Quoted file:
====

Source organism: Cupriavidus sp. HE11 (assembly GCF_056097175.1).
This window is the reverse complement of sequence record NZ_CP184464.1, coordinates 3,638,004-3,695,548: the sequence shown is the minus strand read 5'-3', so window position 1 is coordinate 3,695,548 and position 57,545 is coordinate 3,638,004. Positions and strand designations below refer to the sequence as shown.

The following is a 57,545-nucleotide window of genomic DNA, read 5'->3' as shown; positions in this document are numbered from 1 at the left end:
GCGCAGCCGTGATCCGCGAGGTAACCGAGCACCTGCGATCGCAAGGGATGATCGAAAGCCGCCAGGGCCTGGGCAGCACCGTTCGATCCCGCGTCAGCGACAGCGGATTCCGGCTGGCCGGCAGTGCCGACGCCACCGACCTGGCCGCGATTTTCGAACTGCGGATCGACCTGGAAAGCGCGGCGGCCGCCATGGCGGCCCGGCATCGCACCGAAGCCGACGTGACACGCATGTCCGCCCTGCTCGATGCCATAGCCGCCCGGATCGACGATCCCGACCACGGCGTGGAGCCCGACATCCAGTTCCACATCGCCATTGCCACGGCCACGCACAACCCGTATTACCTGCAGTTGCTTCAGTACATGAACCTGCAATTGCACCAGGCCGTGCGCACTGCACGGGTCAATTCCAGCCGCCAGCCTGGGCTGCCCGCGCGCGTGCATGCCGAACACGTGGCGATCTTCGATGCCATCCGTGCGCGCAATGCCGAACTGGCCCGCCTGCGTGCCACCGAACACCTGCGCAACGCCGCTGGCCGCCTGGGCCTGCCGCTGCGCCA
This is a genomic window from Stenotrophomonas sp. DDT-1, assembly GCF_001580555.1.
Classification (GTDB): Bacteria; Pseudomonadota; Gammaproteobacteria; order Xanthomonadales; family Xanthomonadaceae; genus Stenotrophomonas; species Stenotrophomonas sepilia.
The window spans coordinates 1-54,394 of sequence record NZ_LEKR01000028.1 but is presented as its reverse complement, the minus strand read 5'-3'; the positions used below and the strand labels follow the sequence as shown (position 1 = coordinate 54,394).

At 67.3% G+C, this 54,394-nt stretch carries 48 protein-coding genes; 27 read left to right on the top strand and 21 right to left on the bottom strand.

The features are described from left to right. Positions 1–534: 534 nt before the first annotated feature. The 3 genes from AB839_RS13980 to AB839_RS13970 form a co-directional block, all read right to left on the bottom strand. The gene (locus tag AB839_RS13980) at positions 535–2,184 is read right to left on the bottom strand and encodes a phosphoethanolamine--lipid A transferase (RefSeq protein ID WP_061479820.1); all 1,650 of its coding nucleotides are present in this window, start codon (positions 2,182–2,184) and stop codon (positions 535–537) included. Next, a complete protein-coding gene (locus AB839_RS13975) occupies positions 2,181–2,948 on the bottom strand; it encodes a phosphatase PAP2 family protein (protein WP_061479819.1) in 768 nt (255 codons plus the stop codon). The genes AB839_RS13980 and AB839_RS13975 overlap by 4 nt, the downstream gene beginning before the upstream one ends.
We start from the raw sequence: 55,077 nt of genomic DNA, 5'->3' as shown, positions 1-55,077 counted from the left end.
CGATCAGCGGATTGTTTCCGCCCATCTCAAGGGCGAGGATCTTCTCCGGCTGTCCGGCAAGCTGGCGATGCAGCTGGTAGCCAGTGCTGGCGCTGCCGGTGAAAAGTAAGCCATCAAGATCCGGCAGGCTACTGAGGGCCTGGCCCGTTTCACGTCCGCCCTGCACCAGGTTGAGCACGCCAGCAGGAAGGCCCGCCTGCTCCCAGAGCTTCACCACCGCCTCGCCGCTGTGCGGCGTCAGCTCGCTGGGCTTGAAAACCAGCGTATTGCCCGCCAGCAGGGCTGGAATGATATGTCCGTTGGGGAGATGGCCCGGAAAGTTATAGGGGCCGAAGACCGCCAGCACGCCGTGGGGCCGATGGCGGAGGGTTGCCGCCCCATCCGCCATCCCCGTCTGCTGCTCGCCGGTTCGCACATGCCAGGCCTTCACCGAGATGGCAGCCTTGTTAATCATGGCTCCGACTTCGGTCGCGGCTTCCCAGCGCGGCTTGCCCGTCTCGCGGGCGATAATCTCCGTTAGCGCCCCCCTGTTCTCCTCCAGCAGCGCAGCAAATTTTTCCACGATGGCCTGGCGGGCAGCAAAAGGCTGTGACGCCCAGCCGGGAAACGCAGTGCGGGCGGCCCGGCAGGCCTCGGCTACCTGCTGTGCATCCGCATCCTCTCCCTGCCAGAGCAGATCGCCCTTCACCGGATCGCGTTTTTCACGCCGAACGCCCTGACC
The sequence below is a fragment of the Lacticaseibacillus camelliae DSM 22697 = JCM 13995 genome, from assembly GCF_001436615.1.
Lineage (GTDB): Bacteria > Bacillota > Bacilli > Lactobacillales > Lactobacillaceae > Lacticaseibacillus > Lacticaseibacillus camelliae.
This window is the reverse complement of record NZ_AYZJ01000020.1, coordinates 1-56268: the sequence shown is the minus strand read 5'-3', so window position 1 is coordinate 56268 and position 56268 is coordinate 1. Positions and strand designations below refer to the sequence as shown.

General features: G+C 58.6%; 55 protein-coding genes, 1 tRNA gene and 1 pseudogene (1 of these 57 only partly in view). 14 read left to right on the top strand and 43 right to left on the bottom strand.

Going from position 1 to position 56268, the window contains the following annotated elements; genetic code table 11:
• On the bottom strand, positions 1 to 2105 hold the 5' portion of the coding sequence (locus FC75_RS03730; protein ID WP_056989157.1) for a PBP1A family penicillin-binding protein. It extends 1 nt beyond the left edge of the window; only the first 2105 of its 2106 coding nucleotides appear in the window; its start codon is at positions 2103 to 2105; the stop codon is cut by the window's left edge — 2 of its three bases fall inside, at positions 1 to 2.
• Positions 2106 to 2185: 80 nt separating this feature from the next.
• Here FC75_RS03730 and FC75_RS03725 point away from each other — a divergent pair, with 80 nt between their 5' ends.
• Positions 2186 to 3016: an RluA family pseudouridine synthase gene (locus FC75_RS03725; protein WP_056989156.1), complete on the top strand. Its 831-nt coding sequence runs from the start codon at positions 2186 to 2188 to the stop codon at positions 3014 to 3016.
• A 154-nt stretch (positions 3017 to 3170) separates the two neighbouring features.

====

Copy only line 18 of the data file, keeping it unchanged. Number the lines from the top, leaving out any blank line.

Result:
• Positions 2106 to 2185: 80 nt separating this feature from the next.